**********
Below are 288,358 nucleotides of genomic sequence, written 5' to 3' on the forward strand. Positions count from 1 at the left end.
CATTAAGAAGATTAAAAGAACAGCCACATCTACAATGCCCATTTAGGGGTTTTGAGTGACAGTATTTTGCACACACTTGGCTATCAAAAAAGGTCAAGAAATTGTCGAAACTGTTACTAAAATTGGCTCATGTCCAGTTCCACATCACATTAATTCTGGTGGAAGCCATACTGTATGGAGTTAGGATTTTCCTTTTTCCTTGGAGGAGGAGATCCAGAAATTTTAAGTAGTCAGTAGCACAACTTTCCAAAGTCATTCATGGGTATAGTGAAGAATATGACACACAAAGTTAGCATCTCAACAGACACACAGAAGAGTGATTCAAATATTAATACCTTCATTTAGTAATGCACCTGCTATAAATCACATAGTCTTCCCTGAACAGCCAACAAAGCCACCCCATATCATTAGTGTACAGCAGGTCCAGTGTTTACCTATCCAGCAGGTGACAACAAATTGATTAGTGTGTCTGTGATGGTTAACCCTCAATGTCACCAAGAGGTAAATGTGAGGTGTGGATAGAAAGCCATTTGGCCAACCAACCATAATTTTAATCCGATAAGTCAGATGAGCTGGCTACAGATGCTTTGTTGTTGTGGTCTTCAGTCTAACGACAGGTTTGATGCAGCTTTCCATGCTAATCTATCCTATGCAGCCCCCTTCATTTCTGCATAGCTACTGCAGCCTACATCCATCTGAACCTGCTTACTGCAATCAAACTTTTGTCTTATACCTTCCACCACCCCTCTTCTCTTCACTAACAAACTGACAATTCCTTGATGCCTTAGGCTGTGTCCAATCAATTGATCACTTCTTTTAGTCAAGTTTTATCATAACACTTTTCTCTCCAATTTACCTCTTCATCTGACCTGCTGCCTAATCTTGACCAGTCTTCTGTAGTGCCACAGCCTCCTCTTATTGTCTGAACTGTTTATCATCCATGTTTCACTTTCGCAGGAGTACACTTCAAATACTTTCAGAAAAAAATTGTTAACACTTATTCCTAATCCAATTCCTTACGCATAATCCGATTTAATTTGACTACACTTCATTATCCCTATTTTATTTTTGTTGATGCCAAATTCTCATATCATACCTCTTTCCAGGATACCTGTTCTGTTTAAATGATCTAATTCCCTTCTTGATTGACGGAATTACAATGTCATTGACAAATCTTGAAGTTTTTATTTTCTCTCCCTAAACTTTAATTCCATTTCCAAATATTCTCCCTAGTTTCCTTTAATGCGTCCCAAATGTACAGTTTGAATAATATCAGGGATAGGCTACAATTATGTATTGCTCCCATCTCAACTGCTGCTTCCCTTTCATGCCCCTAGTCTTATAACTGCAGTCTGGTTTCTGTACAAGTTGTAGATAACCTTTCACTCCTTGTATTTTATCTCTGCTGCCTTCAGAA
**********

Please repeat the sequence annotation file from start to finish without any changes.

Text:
Below are 288,358 nucleotides of genomic sequence, written 5' to 3' on the forward strand. Positions count from 1 at the left end.
CATTAAGAAGATTAAAAGAACAGCCACATCTACAATGCCCATTTAGGGGTTTTGAGTGACAGTATTTTGCACACACTTGGCTATCAAAAAAGGTCAAGAAATTGTCGAAACTGTTACTAAAATTGGCTCATGTCCAGTTCCACATCACATTAATTCTGGTGGAAGCCATACTGTATGGAGTTAGGATTTTCCTTTTTCCTTGGAGGAGGAGATCCAGAAATTTTAAGTAGTCAGTAGCACAACTTTCCAAAGTCATTCATGGGTATAGTGAAGAATATGACACACAAAGTTAGCATCTCAACAGACACACAGAAGAGTGATTCAAATATTAATACCTTCATTTAGTAATGCACCTGCTATAAATCACATAGTCTTCCCTGAACAGCCAACAAAGCCACCCCATATCATTAGTGTACAGCAGGTCCAGTGTTTACCTATCCAGCAGGTGACAACAAATTGATTAGTGTGTCTGTGATGGTTAACCCTCAATGTCACCAAGAGGTAAATGTGAGGTGTGGATAGAAAGCCATTTGGCCAACCAACCATAATTTTAATCCGATAAGTCAGATGAGCTGGCTACAGATGCTTTGTTGTTGTGGTCTTCAGTCTAACGACAGGTTTGATGCAGCTTTCCATGCTAATCTATCCTATGCAGCCCCCTTCATTTCTGCATAGCTACTGCAGCCTACATCCATCTGAACCTGCTTACTGCAATCAAACTTTTGTCTTATACCTTCCACCACCCCTCTTCTCTTCACTAACAAACTGACAATTCCTTGATGCCTTAGGCTGTGTCCAATCAATTGATCACTTCTTTTAGTCAAGTTTTATCATAACACTTTTCTCTCCAATTTACCTCTTCATCTGACCTGCTGCCTAATCTTGACCAGTCTTCTGTAGTGCCACAGCCTCCTCTTATTGTCTGAACTGTTTATCATCCATGTTTCACTTTCGCAGGAGTACACTTCAAATACTTTCAGAAAAAAATTGTTAACACTTATTCCTAATCCAATTCCTTACGCATAATCCGATTTAATTTGACTACACTTCATTATCCCTATTTTATTTTTGTTGATGCCAAATTCTCATATCATACCTCTTTCCAGGATACCTGTTCTGTTTAAATGATCTAATTCCCTTCTTGATTGACGGAATTACAATGTCATTGACAAATCTTGAAGTTTTTATTTTCTCTCCCTAAACTTTAATTCCATTTCCAAATATTCTCCCTAGTTTCCTTTAATGCGTCCCAAATGTACAGTTTGAATAATATCAGGGATAGGCTACAATTATGTATTGCTCCCATCTCAACTGCTGCTTCCCTTTCATGCCCCTAGTCTTATAACTGCAGTCTGGTTTCTGTACAAGTTGTAGATAACCTTTCACTCCTTGTATTTTATCTCTGCTGCCTTCAGAA